Mutual fund giant Fidelity Investments has turned to the nation's largest bank to fill a key a position in its retail business, signaling that bank brokerage programs have come of age.
J. Peter Benzie Jr., president of Chase Manhattan Investment Services, resigned this week to take a high-level post at Boston-based Fidelity. As an executive vice president in charge of Fidelity's retail customer services group, Mr. Benzie will oversee the company's 82 retail offices in 30 states across the country.
In hiring Mr. Benzie, who spent the past four years building a high- profile brokerage operation for Chase, Fidelity is setting the stage for other large fund companies to raid the banking industry for talent, observers said. Such moves would be highly ironic, as banks once looked to fund companies to staff their nascent brokerage units.
"With all the mergers, the banks are going to provide the market with some pretty good talent," said Herbert Hunt, president of H.I. Hunt & Co., a Boston-based executive search firm.
As fund companies continue to expand rapidly, they will seek out managers with experience running large business units and overseeing huge work forces. Banks are the most likely breeding grounds for such talent, Mr. Hunt said.
At Fidelity, which manages $412.5 billion in assets, Mr. Benzie will be charged with expanding the company's network of branches, known as "investor centers." The fund giant, which has historically reached out to investors only after they have asked for information by telephone, now wants to use its branches to capture new customers.
The move comes as banks continue to drive customers away by closing branches in the aftermath of in-market mergers.
Mr. Hunt predicted that mutual fund giants - which have deep pockets to pay high salaries - will continue to mine banks for executives. Players as large as Fidelity are not likely to raid small competitors in their own industry, he said. And though brokerage firms breed good salespeople, they generally do not produce the type of skilled managers that fund giants crave.
"Banks are all that's left," Mr. Hunt said. "It's only logical that a person from a bank with an aggressive personality can easily move into the mutual fund industry."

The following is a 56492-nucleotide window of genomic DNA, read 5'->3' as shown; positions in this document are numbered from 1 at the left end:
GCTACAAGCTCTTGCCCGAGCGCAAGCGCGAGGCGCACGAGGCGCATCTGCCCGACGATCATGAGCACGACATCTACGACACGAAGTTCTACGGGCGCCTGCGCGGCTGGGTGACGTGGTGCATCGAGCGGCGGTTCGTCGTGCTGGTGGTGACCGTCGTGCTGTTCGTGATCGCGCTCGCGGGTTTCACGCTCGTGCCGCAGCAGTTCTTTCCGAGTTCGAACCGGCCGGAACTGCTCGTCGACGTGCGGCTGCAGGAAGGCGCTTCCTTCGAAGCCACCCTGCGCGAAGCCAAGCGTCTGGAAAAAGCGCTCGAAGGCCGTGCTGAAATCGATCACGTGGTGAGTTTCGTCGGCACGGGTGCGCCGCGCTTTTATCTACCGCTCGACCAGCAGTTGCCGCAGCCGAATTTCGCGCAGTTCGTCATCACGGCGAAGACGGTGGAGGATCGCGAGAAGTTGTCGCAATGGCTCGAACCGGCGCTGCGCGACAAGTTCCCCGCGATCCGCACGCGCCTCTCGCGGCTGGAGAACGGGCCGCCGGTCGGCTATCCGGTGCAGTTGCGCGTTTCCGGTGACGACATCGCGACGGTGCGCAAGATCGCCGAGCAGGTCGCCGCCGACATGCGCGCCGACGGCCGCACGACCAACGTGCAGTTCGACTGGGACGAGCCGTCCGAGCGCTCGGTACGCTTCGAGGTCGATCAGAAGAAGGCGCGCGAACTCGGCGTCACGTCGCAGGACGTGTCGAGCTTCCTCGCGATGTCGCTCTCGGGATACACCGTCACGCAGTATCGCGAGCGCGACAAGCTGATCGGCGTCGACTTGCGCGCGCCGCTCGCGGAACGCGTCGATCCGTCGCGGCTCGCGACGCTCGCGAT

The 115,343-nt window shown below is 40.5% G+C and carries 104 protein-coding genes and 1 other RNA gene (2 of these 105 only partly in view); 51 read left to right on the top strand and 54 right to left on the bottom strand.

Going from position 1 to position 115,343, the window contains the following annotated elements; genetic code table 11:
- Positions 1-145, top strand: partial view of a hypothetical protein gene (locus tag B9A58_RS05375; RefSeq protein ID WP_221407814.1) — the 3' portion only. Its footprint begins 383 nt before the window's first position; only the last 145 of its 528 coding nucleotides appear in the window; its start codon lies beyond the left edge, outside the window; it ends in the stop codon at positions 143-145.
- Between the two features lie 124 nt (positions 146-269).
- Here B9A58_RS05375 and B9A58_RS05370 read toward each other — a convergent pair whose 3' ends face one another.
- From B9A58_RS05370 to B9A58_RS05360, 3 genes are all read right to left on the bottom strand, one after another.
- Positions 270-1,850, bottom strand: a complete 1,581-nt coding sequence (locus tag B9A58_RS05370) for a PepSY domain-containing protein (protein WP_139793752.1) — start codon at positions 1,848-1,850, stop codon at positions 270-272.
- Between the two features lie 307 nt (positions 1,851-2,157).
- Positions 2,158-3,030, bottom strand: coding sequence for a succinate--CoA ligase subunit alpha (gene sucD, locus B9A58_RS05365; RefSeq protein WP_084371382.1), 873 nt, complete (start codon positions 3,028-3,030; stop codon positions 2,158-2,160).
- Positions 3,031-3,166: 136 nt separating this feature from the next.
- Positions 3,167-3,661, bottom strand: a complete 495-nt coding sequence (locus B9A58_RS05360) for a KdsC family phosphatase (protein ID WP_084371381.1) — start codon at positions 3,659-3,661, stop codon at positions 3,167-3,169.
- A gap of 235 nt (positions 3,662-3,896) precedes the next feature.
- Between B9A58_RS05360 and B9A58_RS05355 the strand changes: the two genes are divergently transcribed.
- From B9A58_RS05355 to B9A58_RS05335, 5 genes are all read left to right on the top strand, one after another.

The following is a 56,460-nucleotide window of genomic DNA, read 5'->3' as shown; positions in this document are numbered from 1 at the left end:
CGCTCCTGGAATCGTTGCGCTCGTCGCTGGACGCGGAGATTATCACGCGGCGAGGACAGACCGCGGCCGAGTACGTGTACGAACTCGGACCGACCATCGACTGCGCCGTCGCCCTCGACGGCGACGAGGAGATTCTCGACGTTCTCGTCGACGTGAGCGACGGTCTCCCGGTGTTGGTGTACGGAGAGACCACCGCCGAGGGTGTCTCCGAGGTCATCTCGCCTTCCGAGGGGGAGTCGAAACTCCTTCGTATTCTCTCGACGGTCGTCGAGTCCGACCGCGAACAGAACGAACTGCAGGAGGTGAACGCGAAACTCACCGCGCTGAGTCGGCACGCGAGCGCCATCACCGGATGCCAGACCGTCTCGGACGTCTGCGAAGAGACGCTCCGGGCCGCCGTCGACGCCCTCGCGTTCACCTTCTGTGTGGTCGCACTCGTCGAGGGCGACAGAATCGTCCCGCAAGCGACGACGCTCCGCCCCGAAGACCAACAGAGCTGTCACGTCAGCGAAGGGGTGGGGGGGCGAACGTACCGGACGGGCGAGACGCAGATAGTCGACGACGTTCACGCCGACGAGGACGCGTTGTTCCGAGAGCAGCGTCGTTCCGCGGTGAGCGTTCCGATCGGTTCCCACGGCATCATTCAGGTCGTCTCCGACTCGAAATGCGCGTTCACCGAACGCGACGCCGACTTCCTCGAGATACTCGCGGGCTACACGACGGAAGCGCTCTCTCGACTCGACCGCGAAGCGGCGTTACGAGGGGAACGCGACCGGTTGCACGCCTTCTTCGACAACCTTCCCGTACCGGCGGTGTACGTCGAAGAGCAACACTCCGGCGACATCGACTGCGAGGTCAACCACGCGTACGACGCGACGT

Chase Manhattan Corp. officials confirmed Mr. Benzie's resignation but declined to comment. A new brokerage chief has not been named, they said.
Observers said Mr. Benzie's resignation took them by surprise, as it came so shortly after the Chase banker was named brokerage chief of the newly merged bank. Mr. Benzie beat out Leonard E. Malkin, his counterpart at Chase's merger partner, Chemical Banking Corp., for the coveted spot, despite Chemical's control over much of the top echelon of the new Chase.
Mr. Benzie currently reports to a former Chemical executive, Jack Stack, who is now managing director of Chase's direct financial services group. Mr. Malkin, Chase's national sales manager, is considered the likeliest candidate to replace Mr. Benzie, but a source inside Chase said that is far from a done deal.
Outsiders said that the combined Chase-Chemical, which has a brokerage sales force of 300, has enough depth of talent to recover from Mr. Benzie's departure - but has lost an important executive. These observers point to Mr. Benzie's most recent success, meshing together the two distinct brokerage cultures of Chase and Chemical.
"It's a setback," said Barry Knight, a vice president at mutual fund company Pioneer Group who oversees sales through banks. He called Mr. Benzie a "visionary leader" and "a real sharp guy."
Mr. Benzie will work at Chase until Aug. 9, a Friday. He is expected to move to Boston and take his place behind his new desk the following Monday morning.
At Fidelity, he will report to Stephen Akin, president of the retail consumer services group, which includes the company's telephone service operations as well as its branches. Mr. Benzie is replacing Thomas Lewis, who was recently named an executive vice president in charge of human resources at Fidelity's parent company, FMR Corp.
Mr. Benzie started at Chase in 1992, after a stint as director of marketing at Lord Abbett & Co., a New York mutual fund company. He was a broker at the old Shearson Lehman Brothers Co. before that.